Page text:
My Own Version of Sasha Fierce

The day I found out that Beyoncé has an alter ego for performing on stage is the day I got over my insecurities about being an introvert. If she needs a little boost to go out in front of thousands of people, then it’s okay for me to need one in my daily life, right?

Performing has never caused me much anxiety, because I’ve always taken a page from Beyoncé’s book and slipped into character as “Rachel the performer” (or if it’s a musical, whomever I’m playing) before going on stage. But leading groups and classes, constantly interacting with people, and thinking/singing on my feet — that’s a whole different ballgame.

Music therapy is an extroverted profession, as I learned on day 1. I think the social aspect of being a music therapist was my biggest challenge from the very beginning, and it took awhile for me to get comfortable. Becoming a business owner brought along an entirely new set of social challenges. There are still days when it feels really hard to be “on” (especially before my kids became good sleepers and I was perpetually exhausted), but I’ve developed strategies that make being an extroverted introvert possible.

My go-to strategy, the one I rely on every single day, is getting into work mode by channeling my very own version of Sasha Fierce. I don’t have a cool name for my alter-ego, but I tend to think of her as “Rachel Rambach” — the professional version of myself. It was right around the time I got married and acquired my new last name that I started feeling like a real music therapist and got up the courage to put my work out there on a bigger scale, growing my private practice and starting Listen & Learn.

As silly as that probably sounds (it does feel pretty absurd now that I’m putting it into words), it’s actually really effective. So, how exactly do I get into “Rachel Rambach” mode? That’s the fun part: I turn on music that I know every word to and that makes me feel incredibly empowered. Here are some of the songs currently on my list:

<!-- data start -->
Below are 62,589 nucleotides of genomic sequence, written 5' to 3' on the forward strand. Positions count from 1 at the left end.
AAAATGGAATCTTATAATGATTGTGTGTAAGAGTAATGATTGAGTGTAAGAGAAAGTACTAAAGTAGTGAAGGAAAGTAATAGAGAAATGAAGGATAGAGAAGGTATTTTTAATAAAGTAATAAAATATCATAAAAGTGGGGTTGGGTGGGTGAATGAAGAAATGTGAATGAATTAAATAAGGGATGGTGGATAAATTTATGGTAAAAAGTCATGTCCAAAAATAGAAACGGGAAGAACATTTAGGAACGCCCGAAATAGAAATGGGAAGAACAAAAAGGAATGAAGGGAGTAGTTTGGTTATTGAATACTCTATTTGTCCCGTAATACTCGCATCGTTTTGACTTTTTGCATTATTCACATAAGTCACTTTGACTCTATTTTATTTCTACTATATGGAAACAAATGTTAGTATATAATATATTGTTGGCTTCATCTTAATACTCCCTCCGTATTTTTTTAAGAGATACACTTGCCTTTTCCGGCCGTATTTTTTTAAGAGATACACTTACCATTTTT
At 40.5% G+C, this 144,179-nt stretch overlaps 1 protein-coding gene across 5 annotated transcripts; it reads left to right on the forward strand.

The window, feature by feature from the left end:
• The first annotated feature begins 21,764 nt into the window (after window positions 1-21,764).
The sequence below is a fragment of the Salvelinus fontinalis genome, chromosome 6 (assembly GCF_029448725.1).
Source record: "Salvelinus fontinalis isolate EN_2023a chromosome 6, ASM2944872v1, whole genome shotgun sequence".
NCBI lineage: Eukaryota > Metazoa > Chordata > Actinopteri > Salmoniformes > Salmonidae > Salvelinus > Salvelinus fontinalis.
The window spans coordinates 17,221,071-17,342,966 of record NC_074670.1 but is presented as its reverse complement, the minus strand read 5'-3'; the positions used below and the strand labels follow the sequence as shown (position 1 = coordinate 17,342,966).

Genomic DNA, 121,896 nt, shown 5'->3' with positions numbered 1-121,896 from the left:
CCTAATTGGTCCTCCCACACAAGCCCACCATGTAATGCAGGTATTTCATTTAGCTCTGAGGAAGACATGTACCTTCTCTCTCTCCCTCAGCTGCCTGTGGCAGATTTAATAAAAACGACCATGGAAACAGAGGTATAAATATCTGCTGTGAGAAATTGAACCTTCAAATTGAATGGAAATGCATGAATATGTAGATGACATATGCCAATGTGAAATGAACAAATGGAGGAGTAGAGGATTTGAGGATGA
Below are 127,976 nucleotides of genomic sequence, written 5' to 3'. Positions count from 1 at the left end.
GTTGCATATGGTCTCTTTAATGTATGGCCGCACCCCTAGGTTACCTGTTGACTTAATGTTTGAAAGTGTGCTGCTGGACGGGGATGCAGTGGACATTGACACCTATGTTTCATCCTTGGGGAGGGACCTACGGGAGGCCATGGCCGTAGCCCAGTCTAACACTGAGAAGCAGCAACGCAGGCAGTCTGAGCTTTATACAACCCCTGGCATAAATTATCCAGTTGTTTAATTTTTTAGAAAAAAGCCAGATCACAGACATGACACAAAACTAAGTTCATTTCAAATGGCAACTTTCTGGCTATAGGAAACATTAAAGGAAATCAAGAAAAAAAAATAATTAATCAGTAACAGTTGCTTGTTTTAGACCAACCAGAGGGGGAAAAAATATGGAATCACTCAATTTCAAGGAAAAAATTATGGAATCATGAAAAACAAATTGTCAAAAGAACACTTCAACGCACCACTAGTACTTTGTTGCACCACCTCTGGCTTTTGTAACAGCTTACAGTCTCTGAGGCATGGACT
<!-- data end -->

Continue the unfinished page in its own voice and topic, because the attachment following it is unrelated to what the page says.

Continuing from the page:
• “Not for the Life of Me” and “Gimme Gimme” (from Thoroughly Modern Millie)
  • “Remedy” (by Jason Mraz)
  • “Don’t Rain on My Parade” (the Lea Michele version from Glee)
  • “Ready” (by Kelly Clarkson)
  • “Just the Way You Are” (by Bruno Mars)
  • “Roxie” (from Chicago)

The list is always changing, and it doesn’t really matter what song I’m singing along with at the top of my lungs…it’s the feeling I get from doing so. I’m sure I look like a crazy person to other drivers on the road, belting my heart out for the entire 7-minute commute, but it’s a small price to pay compared to what I get out of it.

This is such a quick, simple thing, but it really does make a difference in how I feel as I start my work day. It’s especially crucial on mornings when I teach early childhood classes, since those require so much more socialization not only with kiddos, but with their families as well. If I need a boost at any point in the day, I just repeat the process in my mobile recharging station car.

At the end of the day, I am physically and emotionally exhausted from funneling all my energy into social interactions with my students, clients, their families, and anyone else who crosses my path during the day. It feels good to come home and give “Rachel Rambach” a rest, though very often, bedtime with a toddler and preschooler is even more exhausting ;)

So, am I the only weirdo who has an alter ego for my daily life as a professional? If not, make me feel more normal by sharing your own experiences.